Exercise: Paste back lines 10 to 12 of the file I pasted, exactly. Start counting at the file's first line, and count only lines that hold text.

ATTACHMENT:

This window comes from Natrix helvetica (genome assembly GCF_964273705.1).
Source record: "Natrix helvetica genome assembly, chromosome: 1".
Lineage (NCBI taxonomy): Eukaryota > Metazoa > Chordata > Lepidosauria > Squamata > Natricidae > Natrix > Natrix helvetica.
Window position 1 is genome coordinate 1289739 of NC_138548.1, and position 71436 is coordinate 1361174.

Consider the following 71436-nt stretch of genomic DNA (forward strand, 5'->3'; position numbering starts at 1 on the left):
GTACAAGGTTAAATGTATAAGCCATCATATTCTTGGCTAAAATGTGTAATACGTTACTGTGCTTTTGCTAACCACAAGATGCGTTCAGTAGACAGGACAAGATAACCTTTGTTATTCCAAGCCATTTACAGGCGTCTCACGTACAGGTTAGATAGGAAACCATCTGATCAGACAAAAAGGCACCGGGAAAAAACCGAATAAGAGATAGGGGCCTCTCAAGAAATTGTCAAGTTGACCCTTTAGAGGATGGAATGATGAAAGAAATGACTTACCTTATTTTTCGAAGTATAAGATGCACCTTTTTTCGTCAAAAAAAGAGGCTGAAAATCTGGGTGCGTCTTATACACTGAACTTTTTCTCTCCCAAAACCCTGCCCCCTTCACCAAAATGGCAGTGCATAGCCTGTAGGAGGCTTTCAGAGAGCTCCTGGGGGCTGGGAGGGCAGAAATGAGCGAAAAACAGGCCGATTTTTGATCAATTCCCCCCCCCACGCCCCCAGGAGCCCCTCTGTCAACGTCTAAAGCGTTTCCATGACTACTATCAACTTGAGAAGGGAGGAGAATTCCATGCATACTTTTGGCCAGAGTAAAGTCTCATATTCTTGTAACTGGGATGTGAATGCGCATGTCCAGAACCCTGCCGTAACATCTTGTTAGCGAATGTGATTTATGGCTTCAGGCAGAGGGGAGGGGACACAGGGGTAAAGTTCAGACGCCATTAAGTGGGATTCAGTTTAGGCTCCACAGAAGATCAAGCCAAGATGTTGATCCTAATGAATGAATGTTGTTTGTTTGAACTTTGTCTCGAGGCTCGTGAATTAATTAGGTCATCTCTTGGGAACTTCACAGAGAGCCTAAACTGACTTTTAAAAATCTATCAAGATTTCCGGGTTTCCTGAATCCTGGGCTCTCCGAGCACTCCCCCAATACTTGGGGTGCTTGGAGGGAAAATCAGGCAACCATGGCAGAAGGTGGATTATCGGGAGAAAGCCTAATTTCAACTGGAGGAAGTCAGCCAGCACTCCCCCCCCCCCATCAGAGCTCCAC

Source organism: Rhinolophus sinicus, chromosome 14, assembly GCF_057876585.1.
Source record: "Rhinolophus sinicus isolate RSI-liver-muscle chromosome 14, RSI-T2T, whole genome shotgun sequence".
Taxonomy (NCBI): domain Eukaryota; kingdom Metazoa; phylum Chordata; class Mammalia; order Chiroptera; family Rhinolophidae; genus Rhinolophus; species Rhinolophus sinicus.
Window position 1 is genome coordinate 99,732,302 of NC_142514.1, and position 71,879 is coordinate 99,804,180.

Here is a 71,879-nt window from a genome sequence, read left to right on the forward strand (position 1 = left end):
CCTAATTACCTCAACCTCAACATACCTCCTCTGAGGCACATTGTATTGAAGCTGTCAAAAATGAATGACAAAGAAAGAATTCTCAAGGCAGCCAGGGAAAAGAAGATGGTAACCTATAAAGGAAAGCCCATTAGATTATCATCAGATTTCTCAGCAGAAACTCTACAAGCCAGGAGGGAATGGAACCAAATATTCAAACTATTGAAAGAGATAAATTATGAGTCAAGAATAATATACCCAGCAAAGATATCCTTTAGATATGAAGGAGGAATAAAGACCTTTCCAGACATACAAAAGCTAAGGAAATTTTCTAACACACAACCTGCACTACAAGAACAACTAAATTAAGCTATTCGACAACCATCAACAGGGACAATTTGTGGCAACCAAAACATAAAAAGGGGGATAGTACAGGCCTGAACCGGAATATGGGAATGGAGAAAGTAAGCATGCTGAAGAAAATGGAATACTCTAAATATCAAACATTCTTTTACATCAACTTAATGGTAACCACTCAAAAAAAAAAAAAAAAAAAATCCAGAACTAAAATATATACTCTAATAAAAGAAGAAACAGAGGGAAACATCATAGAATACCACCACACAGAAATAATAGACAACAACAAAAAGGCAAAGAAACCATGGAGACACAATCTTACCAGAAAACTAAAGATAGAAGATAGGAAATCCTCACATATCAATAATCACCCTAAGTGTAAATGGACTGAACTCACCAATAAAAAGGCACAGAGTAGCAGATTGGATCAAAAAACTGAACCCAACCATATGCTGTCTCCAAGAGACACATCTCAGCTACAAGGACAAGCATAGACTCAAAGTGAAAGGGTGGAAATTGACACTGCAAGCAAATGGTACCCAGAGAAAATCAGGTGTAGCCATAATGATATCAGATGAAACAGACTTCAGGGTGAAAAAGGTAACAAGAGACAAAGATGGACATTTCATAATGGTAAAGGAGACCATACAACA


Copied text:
Window position 1 is genome coordinate 99,732,302 of NC_142514.1, and position 71,879 is coordinate 99,804,180.

Here is a 71,879-nt window from a genome sequence, read left to right on the forward strand (position 1 = left end):
CCTAATTACCTCAACCTCAACATACCTCCTCTGAGGCACATTGTATTGAAGCTGTCAAAAATGAATGACAAAGAAAGAATTCTCAAGGCAGCCAGGGAAAAGAAGATGGTAACCTATAAAGGAAAGCCCATTAGATTATCATCAGATTTCTCAGCAGAAACTCTACAAGCCAGGAGGGAATGGAACCAAATATTCAAACTATTGAAAGAGATAAATTATGAGTCAAGAATAATATACCCAGCAAAGATATCCTTTAGATATGAAGGAGGAATAAAGACCTTTCCAGACATACAAAAGCTAAGGAAATTTTCTAACACACAACCTGCACTACAAGAACAACTAAATTAAGCTATTCGACAACCATCAACAGGGACAATTTGTGGCAACCAAAACATAAAAAGGGGGATAGTACAGGCCTGAACCGGAATATGGGAATGGAGAAAGTAAGCATGCTGAAGAAAATGGAATACTCTAAATATCAAACATTCTTTTACATCAACTTAATGGTAACCACTCAAAAAAAAAAAAAAAAAAAATCCAGAACTAAAATATATACTCTAATAAAAGAAGAAACAGAGGGAAACATCATAGAATACCACCACACAGAAATAATAGACAACAACAAAAAGGCAAAGAAACCATGGAGACACAATCTTACCAGAAAACTAAAGATAGAAGATAGGAAATCCTCACATATCAATAATCACCCTAAGTGTAAATGGACTGAACTCACCAATAAAAAGGCACAGAGTAGCAGATTGGATCAAAAAACTGAACCCAACCATATGCTGTCTCCAAGAGACACATCTCAGCTACAAGGACAAGCATAGACTCAAAGTGAAAGGGTGGAAATTGACACTGCAAGCAAATGGTACCCAGAGAAAATCAGGTGTAGCCATAATGATATCAGATGAAACAGACTTCAGGGTGAAAAAGGTAACAAGAGACAAAGATGGACATTTCATAATGGTAAAGGAGACCATACAACA